After school on a Thursday afternoon, a group of students from Norwell High gathered to play one of America's fastest-growing sports. But they didn't see it that way.
"I'm just here to block passes and score touchdowns," said 15-year-old sophomore Shayne Pyle.
Though it might sound like Pyle is referring to a football game, he's talking about Ultimate - a sport that most people seem to know exists but few know much about.
A fast-paced game played with a plastic disc, Ultimate combines elements and strategy of several field and court sports.
But don't call it a "Frisbee." While the sport is often called "Ultimate Frisbee," Frisbee is a registered trademark of the Wham-O Co. Players generally refer to the object they use to play as a "disc."
The Norwell students, who were exposed to Ultimate last summer, have started their own team, which they have named Norwell Slaughterhouse, and hope to get approval to compete against other area high schools in the spring.
The sport has taken off at a time when participation in most other team sports is declining. Nationally, participation in Ultimate at the high school level has tripled in the past three years, from 1,489 players in 2003 to 4,617 last year. At the college level, participation has grown 37 percent in three years, from 8,972 in 2003 to 12,374 last year, according to statistics from the sport's American regulatory body, the Ultimate Players Association.
Ultimate in the South Shore area has followed the national trend. With two teams starting up this fall, at Silver Lake Regional High School and Norwell High, the number of Ultimate teams in the region has grown by 22 percent in the last year.
Already established high school teams include Abington, Braintree, Milton High, Milton Academy, Pembroke, and Weymouth, and pickup leagues exist in Brockton, Plymouth, Quincy, Raynham, and Weymouth. The region also hosts three college-level teams - at Bridgewater State College, Stonehill College in Easton, and Wheaton College in Norton. These teams compete in high school and college leagues sanctioned by the Ultimate Players Association and the Boston Ultimate Disc Alliance. They are not recognized by the Massachusetts Interscholastic Athletic Association.
The field-based competition has aspects reminiscent of other major sports. Teams of seven score in end zones like in football, must pass the disc from a standstill, and move it down the field in motion that loosely flows like the game play of soccer. The team that earns a given number of points first wins.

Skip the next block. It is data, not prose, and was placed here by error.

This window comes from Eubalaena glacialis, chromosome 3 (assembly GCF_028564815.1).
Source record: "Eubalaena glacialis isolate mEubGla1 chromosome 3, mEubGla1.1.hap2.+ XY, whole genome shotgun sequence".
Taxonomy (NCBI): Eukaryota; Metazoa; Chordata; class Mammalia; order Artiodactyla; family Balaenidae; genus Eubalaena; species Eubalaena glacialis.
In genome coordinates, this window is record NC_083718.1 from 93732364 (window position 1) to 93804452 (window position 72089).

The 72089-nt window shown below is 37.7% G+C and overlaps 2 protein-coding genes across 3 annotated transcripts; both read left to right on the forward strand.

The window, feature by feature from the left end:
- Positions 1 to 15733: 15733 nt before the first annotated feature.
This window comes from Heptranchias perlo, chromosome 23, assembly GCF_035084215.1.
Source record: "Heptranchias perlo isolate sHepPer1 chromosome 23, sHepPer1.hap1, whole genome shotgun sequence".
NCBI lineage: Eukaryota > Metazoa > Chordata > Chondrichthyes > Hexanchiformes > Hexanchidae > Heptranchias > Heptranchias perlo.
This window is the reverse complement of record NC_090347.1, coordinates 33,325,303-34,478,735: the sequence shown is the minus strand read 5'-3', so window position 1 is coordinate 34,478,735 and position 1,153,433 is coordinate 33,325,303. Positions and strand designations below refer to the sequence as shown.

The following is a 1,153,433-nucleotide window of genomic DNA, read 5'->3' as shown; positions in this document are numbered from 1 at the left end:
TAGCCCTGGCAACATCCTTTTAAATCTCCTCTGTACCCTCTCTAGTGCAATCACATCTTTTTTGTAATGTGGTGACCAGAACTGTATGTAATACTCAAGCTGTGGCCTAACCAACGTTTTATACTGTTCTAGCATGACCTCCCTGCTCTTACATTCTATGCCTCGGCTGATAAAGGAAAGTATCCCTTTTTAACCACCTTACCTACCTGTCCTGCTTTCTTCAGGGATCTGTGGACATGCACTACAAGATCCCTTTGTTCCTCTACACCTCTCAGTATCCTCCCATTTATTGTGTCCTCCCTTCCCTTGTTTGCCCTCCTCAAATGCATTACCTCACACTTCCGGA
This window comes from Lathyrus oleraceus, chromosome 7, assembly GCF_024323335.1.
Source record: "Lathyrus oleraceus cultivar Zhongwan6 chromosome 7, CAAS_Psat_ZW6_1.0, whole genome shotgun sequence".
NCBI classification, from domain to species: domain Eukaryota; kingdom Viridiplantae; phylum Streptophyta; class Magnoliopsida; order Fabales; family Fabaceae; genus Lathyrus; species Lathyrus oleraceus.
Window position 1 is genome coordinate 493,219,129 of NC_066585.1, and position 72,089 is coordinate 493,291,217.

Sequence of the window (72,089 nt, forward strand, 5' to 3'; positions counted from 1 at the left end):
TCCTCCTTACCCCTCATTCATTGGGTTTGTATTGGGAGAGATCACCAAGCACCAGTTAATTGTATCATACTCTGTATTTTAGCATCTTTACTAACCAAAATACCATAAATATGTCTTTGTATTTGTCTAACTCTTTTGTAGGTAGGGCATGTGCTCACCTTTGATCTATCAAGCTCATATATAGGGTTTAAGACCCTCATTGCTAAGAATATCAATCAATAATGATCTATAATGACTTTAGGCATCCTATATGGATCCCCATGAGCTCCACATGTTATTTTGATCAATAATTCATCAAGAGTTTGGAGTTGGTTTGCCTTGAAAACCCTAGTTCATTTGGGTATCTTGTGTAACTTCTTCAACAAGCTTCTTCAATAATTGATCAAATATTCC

"It's kind of like football . . . with the defense of basketball," said Matt Waters, 21, senior captain at Bridgewater State College. "It's a fast-paced game that's just as athletic as any other sport there is."
There is one striking difference, however, between Ultimate and any other sport: Game play is self-officiating, even at its highest levels. This means that players make their own penalty calls, and consequences are worked out among the players on the field. This phenomenon, known as "Spirit of the Game," is viewed by many Ultimate players as a higher level of sportsmanship because players are expected to refrain from cheating to get an edge over their opponents.
When Ultimate players are asked why they love their sport, they will offer about 50 reasons. Most seem to agree on three:
1. Athletic fulfillment: "People tend to fall in love with Ultimate as soon as they play it," said Kyle Magner, 21, captain of Boston College's team.
"It's very fast-paced and offers a lot of variety to its players. You are quickly switching between offense and defense, and you can play a number of different positions and types of offenses and defenses."
2. Ease of play: Ultimate is decidedly low maintenance - no need for nets, pads, or hoops.
"When you set up games, you need nothing but a big open space and something to use for sideline markers" - and, of course, the disc, said Christopher Norris, captain of the team at Milton High.
3. "Spirit of the Game." Because players on the field call all of their own fouls, Ultimate players say they like having total control of their game.
"You have no real need for refs," Norris said. "There's something that's really appealing about not having refs, so you can govern your own game.
"Some people at school have a funny perception of it," he said. "But people who actually have seen it in action have a much different perception than people who haven't."
For the Norwell High students, starting a new team is not without challenges. Norwell's coach, David Linehan, said that because no one is really familiar with the sport, they have to spend a lot of time going over the rules and basic strategy.
"Everybody understands the rules of, say, basketball, but these are completely new," he said. When only a few people know how to play, Linehan said, practice can be frustrating and will often deter the more experienced players from participating.
The team also has hit an unexpected administrative challenge. While the boys had received approval from an assistant principal to play pickup games, according to Linehan, the School Committee ruled in June that all school sports must be fully funded by the school and that no new sports teams could form until further notice.
"Right now, we're having a hard time financing the sports that already exist, so, at this point, we don't see expanding the number of sports," said Peg O'Connor, chairwoman of the Norwell School Committee. O'Connor added that if there is an existing sport that is lagging in interest, Ultimate could be funded in its place.
But Linehan and the Norwell High squad are hopeful.
"The challenge for any new program is to navigate the turf that is town and school politics," Linehan said. "That will take as much skill and patience as playing in a game."